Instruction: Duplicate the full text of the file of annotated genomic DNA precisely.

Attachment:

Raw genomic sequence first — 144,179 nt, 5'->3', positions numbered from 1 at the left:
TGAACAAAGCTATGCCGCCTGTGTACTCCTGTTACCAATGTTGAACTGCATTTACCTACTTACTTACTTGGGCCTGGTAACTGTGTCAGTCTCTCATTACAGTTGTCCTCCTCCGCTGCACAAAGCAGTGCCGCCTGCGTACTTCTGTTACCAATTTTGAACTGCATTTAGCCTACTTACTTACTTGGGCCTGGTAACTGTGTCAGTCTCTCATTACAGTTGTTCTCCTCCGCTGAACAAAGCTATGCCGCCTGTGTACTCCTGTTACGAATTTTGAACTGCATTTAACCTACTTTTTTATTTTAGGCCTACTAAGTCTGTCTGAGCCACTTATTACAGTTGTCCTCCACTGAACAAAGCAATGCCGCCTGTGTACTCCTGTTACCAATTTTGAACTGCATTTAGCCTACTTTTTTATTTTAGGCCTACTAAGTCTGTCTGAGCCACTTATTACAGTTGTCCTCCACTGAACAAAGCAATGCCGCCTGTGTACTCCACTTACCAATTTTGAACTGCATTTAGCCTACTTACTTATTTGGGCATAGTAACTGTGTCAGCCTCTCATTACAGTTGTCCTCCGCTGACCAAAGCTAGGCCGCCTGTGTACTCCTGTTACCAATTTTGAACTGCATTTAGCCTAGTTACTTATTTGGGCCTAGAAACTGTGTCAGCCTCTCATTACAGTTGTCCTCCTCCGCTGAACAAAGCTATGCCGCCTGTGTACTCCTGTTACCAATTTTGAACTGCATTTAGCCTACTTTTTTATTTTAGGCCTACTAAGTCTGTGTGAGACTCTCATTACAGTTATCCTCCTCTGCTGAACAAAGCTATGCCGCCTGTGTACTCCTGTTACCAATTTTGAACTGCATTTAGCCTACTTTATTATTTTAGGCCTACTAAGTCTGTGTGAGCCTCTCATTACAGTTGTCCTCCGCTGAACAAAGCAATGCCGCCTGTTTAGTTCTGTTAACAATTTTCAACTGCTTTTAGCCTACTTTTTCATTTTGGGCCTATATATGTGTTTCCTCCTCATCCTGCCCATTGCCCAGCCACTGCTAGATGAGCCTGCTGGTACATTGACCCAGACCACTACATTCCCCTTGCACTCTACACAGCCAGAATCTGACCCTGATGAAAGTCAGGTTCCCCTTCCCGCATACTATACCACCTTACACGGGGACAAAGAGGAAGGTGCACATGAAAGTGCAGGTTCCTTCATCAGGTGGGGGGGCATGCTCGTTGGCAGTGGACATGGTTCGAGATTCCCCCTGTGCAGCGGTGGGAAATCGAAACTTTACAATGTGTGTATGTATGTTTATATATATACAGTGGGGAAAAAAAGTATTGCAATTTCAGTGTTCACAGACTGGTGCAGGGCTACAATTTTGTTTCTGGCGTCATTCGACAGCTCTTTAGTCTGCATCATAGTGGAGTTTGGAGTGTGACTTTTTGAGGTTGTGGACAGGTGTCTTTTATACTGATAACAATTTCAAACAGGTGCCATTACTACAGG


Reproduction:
Raw genomic sequence first — 144,179 nt, 5'->3', positions numbered from 1 at the left:
TGAACAAAGCTATGCCGCCTGTGTACTCCTGTTACCAATGTTGAACTGCATTTACCTACTTACTTACTTGGGCCTGGTAACTGTGTCAGTCTCTCATTACAGTTGTCCTCCTCCGCTGCACAAAGCAGTGCCGCCTGCGTACTTCTGTTACCAATTTTGAACTGCATTTAGCCTACTTACTTACTTGGGCCTGGTAACTGTGTCAGTCTCTCATTACAGTTGTTCTCCTCCGCTGAACAAAGCTATGCCGCCTGTGTACTCCTGTTACGAATTTTGAACTGCATTTAACCTACTTTTTTATTTTAGGCCTACTAAGTCTGTCTGAGCCACTTATTACAGTTGTCCTCCACTGAACAAAGCAATGCCGCCTGTGTACTCCTGTTACCAATTTTGAACTGCATTTAGCCTACTTTTTTATTTTAGGCCTACTAAGTCTGTCTGAGCCACTTATTACAGTTGTCCTCCACTGAACAAAGCAATGCCGCCTGTGTACTCCACTTACCAATTTTGAACTGCATTTAGCCTACTTACTTATTTGGGCATAGTAACTGTGTCAGCCTCTCATTACAGTTGTCCTCCGCTGACCAAAGCTAGGCCGCCTGTGTACTCCTGTTACCAATTTTGAACTGCATTTAGCCTAGTTACTTATTTGGGCCTAGAAACTGTGTCAGCCTCTCATTACAGTTGTCCTCCTCCGCTGAACAAAGCTATGCCGCCTGTGTACTCCTGTTACCAATTTTGAACTGCATTTAGCCTACTTTTTTATTTTAGGCCTACTAAGTCTGTGTGAGACTCTCATTACAGTTATCCTCCTCTGCTGAACAAAGCTATGCCGCCTGTGTACTCCTGTTACCAATTTTGAACTGCATTTAGCCTACTTTATTATTTTAGGCCTACTAAGTCTGTGTGAGCCTCTCATTACAGTTGTCCTCCGCTGAACAAAGCAATGCCGCCTGTTTAGTTCTGTTAACAATTTTCAACTGCTTTTAGCCTACTTTTTCATTTTGGGCCTATATATGTGTTTCCTCCTCATCCTGCCCATTGCCCAGCCACTGCTAGATGAGCCTGCTGGTACATTGACCCAGACCACTACATTCCCCTTGCACTCTACACAGCCAGAATCTGACCCTGATGAAAGTCAGGTTCCCCTTCCCGCATACTATACCACCTTACACGGGGACAAAGAGGAAGGTGCACATGAAAGTGCAGGTTCCTTCATCAGGTGGGGGGGCATGCTCGTTGGCAGTGGACATGGTTCGAGATTCCCCCTGTGCAGCGGTGGGAAATCGAAACTTTACAATGTGTGTATGTATGTTTATATATATACAGTGGGGAAAAAAAGTATTGCAATTTCAGTGTTCACAGACTGGTGCAGGGCTACAATTTTGTTTCTGGCGTCATTCGACAGCTCTTTAGTCTGCATCATAGTGGAGTTTGGAGTGTGACTTTTTGAGGTTGTGGACAGGTGTCTTTTATACTGATAACAATTTCAAACAGGTGCCATTACTACAGG